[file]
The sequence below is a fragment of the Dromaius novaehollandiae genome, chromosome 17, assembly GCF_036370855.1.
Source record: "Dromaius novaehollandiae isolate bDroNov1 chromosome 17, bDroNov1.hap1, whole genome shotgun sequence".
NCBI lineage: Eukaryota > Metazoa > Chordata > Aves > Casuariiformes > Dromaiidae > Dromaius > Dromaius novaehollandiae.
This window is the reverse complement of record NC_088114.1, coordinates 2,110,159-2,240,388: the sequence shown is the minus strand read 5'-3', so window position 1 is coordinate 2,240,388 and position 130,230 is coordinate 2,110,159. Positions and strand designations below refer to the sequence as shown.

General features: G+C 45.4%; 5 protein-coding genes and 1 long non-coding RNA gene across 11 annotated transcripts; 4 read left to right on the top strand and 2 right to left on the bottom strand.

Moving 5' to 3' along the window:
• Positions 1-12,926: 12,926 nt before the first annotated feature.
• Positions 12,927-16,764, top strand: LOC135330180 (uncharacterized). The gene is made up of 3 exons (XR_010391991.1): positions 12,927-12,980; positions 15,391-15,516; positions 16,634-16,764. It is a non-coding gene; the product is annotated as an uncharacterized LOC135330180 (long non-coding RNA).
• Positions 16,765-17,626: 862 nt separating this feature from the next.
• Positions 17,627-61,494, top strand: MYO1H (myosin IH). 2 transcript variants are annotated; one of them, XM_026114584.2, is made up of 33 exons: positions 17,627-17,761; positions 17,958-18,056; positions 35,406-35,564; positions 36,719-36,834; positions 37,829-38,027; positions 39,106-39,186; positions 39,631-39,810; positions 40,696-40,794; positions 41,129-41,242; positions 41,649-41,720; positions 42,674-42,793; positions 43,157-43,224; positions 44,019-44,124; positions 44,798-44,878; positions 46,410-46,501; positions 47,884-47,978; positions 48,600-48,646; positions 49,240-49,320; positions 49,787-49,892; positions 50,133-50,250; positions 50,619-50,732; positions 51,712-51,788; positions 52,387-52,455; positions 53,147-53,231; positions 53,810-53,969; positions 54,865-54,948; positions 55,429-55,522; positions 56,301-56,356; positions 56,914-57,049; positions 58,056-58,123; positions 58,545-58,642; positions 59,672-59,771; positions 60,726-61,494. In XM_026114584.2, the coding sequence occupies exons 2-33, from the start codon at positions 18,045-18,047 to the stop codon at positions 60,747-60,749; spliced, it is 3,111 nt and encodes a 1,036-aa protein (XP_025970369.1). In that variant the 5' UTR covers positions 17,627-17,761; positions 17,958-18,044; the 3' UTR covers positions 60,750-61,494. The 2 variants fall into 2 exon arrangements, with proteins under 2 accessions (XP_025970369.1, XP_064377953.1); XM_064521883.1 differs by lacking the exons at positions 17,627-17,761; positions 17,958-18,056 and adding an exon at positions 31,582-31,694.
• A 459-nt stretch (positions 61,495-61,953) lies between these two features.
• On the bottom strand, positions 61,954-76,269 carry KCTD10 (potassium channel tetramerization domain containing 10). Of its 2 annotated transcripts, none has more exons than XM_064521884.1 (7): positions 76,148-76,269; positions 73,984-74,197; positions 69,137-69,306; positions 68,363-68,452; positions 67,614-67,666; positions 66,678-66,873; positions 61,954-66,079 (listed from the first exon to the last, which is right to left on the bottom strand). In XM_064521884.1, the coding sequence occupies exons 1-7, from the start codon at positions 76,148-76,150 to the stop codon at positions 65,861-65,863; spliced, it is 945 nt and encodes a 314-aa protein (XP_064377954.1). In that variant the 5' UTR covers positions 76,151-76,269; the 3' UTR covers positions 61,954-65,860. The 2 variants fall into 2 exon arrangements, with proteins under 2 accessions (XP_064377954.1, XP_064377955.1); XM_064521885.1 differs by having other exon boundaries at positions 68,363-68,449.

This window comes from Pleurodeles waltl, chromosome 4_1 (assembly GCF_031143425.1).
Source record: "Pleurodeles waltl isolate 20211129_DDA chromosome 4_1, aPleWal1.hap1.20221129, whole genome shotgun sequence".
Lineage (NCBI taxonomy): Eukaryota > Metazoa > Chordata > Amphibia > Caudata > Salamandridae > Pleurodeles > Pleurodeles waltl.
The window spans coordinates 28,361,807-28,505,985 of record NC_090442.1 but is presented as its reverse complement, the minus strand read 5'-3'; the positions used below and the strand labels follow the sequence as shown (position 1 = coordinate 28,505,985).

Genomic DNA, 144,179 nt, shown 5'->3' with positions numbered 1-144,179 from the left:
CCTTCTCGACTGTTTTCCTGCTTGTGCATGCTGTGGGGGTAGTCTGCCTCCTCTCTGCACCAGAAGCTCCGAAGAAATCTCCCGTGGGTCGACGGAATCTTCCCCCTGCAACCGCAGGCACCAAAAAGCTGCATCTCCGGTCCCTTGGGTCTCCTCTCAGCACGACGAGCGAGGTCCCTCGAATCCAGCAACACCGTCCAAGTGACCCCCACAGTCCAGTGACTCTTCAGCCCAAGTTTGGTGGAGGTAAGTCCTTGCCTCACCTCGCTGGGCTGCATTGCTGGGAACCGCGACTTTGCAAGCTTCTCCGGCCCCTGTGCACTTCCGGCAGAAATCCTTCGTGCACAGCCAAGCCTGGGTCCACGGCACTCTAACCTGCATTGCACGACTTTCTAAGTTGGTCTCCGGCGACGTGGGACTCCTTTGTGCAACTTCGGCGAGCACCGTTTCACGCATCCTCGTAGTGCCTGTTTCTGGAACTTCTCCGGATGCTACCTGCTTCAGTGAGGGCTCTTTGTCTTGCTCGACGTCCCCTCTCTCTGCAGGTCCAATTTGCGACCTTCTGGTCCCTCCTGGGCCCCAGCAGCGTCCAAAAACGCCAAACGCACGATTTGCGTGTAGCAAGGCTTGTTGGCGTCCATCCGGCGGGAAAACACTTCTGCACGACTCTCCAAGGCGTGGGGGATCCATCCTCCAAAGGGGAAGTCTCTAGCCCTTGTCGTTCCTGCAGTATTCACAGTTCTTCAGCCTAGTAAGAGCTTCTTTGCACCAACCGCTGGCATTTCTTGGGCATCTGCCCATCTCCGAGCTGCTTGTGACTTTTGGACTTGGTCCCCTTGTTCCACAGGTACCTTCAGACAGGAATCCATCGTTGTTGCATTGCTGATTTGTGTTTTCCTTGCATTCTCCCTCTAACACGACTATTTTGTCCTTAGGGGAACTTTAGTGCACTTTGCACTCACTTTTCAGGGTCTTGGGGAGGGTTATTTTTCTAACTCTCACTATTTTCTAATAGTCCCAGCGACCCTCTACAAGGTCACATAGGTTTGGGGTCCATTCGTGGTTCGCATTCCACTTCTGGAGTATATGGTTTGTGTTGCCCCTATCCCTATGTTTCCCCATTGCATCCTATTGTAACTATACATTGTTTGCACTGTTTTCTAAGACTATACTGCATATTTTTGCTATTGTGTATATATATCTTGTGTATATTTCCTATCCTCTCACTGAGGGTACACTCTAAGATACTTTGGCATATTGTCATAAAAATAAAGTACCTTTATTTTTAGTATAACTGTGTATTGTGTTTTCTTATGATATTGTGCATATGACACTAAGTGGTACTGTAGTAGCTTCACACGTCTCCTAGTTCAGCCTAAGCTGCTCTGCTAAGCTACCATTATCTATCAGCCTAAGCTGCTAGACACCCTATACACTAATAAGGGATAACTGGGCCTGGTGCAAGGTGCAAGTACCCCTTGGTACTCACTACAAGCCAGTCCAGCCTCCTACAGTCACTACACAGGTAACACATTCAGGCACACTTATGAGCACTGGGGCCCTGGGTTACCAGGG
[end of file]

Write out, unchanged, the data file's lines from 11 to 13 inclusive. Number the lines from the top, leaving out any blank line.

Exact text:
• A 459-nt stretch (positions 61,495-61,953) lies between these two features.
• On the bottom strand, positions 61,954-76,269 carry KCTD10 (potassium channel tetramerization domain containing 10). Of its 2 annotated transcripts, none has more exons than XM_064521884.1 (7): positions 76,148-76,269; positions 73,984-74,197; positions 69,137-69,306; positions 68,363-68,452; positions 67,614-67,666; positions 66,678-66,873; positions 61,954-66,079 (listed from the first exon to the last, which is right to left on the bottom strand). In XM_064521884.1, the coding sequence occupies exons 1-7, from the start codon at positions 76,148-76,150 to the stop codon at positions 65,861-65,863; spliced, it is 945 nt and encodes a 314-aa protein (XP_064377954.1). In that variant the 5' UTR covers positions 76,151-76,269; the 3' UTR covers positions 61,954-65,860. The 2 variants fall into 2 exon arrangements, with proteins under 2 accessions (XP_064377954.1, XP_064377955.1); XM_064521885.1 differs by having other exon boundaries at positions 68,363-68,449.

This window comes from Pleurodeles waltl, chromosome 4_1 (assembly GCF_031143425.1).